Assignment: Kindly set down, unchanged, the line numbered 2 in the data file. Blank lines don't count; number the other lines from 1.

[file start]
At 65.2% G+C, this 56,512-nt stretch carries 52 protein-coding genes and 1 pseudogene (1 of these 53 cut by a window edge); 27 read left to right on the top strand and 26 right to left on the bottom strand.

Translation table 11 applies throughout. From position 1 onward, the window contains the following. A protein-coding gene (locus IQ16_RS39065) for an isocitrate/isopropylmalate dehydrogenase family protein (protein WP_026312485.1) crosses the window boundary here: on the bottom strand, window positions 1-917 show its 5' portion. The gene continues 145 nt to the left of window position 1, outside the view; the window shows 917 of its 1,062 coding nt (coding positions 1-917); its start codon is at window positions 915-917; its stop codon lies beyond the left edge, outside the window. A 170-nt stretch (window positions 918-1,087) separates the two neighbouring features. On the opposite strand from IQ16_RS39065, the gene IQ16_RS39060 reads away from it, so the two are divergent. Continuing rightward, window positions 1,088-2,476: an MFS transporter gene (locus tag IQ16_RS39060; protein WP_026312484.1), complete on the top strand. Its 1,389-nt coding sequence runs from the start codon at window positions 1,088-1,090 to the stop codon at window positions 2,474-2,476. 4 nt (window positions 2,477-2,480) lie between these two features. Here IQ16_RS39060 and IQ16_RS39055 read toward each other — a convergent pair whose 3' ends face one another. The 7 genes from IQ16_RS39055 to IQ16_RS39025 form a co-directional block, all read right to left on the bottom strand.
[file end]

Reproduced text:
Translation table 11 applies throughout. From position 1 onward, the window contains the following. A protein-coding gene (locus IQ16_RS39065) for an isocitrate/isopropylmalate dehydrogenase family protein (protein WP_026312485.1) crosses the window boundary here: on the bottom strand, window positions 1-917 show its 5' portion. The gene continues 145 nt to the left of window position 1, outside the view; the window shows 917 of its 1,062 coding nt (coding positions 1-917); its start codon is at window positions 915-917; its stop codon lies beyond the left edge, outside the window. A 170-nt stretch (window positions 918-1,087) separates the two neighbouring features. On the opposite strand from IQ16_RS39065, the gene IQ16_RS39060 reads away from it, so the two are divergent. Continuing rightward, window positions 1,088-2,476: an MFS transporter gene (locus tag IQ16_RS39060; protein WP_026312484.1), complete on the top strand. Its 1,389-nt coding sequence runs from the start codon at window positions 1,088-1,090 to the stop codon at window positions 2,474-2,476. 4 nt (window positions 2,477-2,480) lie between these two features. Here IQ16_RS39060 and IQ16_RS39055 read toward each other — a convergent pair whose 3' ends face one another. The 7 genes from IQ16_RS39055 to IQ16_RS39025 form a co-directional block, all read right to left on the bottom strand.